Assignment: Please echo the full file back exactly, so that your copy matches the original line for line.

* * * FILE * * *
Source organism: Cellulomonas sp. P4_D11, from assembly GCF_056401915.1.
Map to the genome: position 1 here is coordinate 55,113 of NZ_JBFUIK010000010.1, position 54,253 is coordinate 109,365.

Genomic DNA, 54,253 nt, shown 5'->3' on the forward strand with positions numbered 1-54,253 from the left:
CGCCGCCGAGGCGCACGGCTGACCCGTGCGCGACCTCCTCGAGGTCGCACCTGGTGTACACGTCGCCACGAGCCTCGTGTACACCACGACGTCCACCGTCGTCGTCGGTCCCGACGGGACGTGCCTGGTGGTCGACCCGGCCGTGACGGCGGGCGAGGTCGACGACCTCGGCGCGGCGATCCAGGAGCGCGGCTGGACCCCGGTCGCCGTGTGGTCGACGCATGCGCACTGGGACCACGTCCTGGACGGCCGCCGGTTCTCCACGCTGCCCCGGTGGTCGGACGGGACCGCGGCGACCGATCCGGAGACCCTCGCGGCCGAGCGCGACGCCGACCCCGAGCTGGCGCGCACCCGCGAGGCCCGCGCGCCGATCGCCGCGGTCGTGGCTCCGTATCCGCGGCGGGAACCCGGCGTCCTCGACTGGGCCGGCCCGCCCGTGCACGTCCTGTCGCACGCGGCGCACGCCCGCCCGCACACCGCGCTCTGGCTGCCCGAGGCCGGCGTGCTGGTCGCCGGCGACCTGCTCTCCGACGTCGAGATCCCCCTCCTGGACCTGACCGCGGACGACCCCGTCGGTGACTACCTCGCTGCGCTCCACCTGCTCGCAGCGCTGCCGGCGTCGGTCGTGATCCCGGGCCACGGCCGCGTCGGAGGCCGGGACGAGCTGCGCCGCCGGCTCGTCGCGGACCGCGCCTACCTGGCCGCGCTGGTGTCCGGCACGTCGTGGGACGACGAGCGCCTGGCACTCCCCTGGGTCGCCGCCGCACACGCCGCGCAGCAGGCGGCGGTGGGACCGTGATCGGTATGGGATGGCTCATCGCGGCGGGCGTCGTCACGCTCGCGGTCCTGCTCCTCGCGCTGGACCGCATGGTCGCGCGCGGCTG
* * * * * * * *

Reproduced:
Source organism: Cellulomonas sp. P4_D11, from assembly GCF_056401915.1.
Map to the genome: position 1 here is coordinate 55,113 of NZ_JBFUIK010000010.1, position 54,253 is coordinate 109,365.

Genomic DNA, 54,253 nt, shown 5'->3' on the forward strand with positions numbered 1-54,253 from the left:
CGCCGCCGAGGCGCACGGCTGACCCGTGCGCGACCTCCTCGAGGTCGCACCTGGTGTACACGTCGCCACGAGCCTCGTGTACACCACGACGTCCACCGTCGTCGTCGGTCCCGACGGGACGTGCCTGGTGGTCGACCCGGCCGTGACGGCGGGCGAGGTCGACGACCTCGGCGCGGCGATCCAGGAGCGCGGCTGGACCCCGGTCGCCGTGTGGTCGACGCATGCGCACTGGGACCACGTCCTGGACGGCCGCCGGTTCTCCACGCTGCCCCGGTGGTCGGACGGGACCGCGGCGACCGATCCGGAGACCCTCGCGGCCGAGCGCGACGCCGACCCCGAGCTGGCGCGCACCCGCGAGGCCCGCGCGCCGATCGCCGCGGTCGTGGCTCCGTATCCGCGGCGGGAACCCGGCGTCCTCGACTGGGCCGGCCCGCCCGTGCACGTCCTGTCGCACGCGGCGCACGCCCGCCCGCACACCGCGCTCTGGCTGCCCGAGGCCGGCGTGCTGGTCGCCGGCGACCTGCTCTCCGACGTCGAGATCCCCCTCCTGGACCTGACCGCGGACGACCCCGTCGGTGACTACCTCGCTGCGCTCCACCTGCTCGCAGCGCTGCCGGCGTCGGTCGTGATCCCGGGCCACGGCCGCGTCGGAGGCCGGGACGAGCTGCGCCGCCGGCTCGTCGCGGACCGCGCCTACCTGGCCGCGCTGGTGTCCGGCACGTCGTGGGACGACGAGCGCCTGGCACTCCCCTGGGTCGCCGCCGCACACGCCGCGCAGCAGGCGGCGGTGGGACCGTGATCGGTATGGGATGGCTCATCGCGGCGGGCGTCGTCACGCTCGCGGTCCTGCTCCTCGCGCTGGACCGCATGGTCGCGCGCGGCTG